Check-in was reasonably swift despite arriving en masse from the coach and we were allocated a green wrist band, so glam and a room next to the grandparents (my mum and dad), the area around the hotel is largely barren but once in the resort, there are well kept gardens and brightly coloured buildings surrounding three large pools, perfect backdrops for those holiday photos. The complex is built on a gradient down towards the sea so stairs feature heavily, every move required one or two lifts (or a stairs vs pram carry). We got used to it and worked out our fastest routes quickly but taking the buggy from the pool to the restaurant via the bedroom was a bit like completing a puzzle at first. That said, the long and winding paths around the hotel, particularly in the mid section-above the main pools are tremendous for pram pushing at nap time. The hotel is technically on the sea front, but there is no beach to speak of.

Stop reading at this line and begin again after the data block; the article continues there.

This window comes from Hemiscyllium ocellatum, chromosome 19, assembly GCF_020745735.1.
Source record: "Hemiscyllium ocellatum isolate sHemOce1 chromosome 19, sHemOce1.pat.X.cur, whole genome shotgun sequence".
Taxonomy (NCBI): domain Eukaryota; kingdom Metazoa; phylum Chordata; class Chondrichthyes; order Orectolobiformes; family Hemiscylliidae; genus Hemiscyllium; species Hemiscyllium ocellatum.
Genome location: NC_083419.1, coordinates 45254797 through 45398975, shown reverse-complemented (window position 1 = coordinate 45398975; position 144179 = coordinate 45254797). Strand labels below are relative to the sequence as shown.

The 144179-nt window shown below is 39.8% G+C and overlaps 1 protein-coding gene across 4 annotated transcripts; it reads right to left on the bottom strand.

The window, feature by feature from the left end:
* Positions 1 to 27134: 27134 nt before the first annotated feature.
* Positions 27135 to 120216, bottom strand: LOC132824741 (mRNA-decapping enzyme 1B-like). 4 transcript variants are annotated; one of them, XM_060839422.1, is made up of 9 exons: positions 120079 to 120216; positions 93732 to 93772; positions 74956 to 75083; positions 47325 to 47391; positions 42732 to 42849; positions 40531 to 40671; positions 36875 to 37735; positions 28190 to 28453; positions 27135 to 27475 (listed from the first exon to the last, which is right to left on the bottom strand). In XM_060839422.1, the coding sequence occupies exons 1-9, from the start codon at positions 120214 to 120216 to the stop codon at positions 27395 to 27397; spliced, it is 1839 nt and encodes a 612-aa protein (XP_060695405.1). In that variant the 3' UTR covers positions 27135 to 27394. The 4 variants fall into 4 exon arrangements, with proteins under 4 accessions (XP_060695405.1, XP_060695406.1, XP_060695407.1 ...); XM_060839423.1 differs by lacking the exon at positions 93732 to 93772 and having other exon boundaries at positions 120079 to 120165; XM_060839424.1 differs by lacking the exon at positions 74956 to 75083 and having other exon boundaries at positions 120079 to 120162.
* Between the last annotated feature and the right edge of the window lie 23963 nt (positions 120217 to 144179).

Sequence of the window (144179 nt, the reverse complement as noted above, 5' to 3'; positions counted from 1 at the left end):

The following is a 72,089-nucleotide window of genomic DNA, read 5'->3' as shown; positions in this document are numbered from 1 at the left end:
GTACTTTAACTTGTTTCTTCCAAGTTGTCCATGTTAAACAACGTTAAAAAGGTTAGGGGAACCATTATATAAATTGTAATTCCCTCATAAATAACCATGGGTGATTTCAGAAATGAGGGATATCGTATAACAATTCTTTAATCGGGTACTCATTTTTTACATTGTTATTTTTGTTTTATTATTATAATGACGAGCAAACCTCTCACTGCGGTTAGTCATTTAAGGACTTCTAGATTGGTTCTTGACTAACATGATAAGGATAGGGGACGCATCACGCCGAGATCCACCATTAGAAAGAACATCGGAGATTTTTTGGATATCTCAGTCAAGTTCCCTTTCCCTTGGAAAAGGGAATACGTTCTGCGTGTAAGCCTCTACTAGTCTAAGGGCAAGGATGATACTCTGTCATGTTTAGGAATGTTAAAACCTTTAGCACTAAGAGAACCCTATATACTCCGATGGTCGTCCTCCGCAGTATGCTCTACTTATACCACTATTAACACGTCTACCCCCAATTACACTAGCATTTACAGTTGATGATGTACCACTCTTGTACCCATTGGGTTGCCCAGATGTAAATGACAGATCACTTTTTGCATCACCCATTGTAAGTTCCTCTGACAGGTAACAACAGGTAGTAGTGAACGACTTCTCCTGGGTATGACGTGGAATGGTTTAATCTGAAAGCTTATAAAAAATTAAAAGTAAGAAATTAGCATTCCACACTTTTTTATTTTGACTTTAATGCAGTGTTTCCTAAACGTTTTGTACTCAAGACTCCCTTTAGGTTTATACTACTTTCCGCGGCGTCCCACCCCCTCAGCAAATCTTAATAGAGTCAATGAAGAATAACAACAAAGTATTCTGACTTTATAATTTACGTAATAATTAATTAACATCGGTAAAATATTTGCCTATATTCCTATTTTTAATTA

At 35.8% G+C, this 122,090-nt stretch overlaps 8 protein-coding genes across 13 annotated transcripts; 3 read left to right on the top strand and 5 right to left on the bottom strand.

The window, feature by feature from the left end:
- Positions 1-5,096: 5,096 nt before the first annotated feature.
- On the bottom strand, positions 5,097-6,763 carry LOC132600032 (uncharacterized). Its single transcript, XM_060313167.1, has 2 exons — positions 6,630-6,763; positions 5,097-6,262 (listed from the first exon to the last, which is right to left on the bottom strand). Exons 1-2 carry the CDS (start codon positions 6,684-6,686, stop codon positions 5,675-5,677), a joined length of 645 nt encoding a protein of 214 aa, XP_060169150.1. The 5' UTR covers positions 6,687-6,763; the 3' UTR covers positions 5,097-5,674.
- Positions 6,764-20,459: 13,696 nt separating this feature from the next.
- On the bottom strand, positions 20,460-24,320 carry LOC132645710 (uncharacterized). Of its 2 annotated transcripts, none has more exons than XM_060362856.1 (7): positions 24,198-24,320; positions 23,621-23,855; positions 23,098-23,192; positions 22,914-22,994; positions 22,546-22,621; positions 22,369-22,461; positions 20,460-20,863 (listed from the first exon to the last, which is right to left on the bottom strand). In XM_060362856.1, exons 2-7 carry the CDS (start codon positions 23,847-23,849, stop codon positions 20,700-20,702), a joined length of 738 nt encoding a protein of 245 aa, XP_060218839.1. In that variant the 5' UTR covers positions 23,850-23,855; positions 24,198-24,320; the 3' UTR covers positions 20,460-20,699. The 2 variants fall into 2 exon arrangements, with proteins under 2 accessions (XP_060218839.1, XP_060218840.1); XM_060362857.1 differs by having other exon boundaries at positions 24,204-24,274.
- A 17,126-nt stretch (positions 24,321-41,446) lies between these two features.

The rooms were clean, had everything you'd expect and were large enough to comfortably fit a travel cot (the hotel supplied one) and pram between the queen-sized bed and the patio doors. We were allocated one with a balcony on the ground floor so there was no risk of a baby overboard. The balcony was shaded all day long, which was wonderful for her but not so handy for hanging swimwear out to dry. The modest mini-bar was topped up each day with fizzy drinks, beer and baby-safe mineral water but there was no kettle in the room, so in desperation to sterilise bottles, it cost us £15 to rent a tiny travel sized one from reception, we'd have taken our own if we'd known. The air-con was really effective and kept the room cool ( than I would have liked. I don't think there's a couple on this earth who agree on room temperature). The bathroom was ok too, there was a double sink and a powerful enough shower but the water from the tap had a brown tinge which you only notice when you put the plug in. This didn't make for a very relaxing bath time.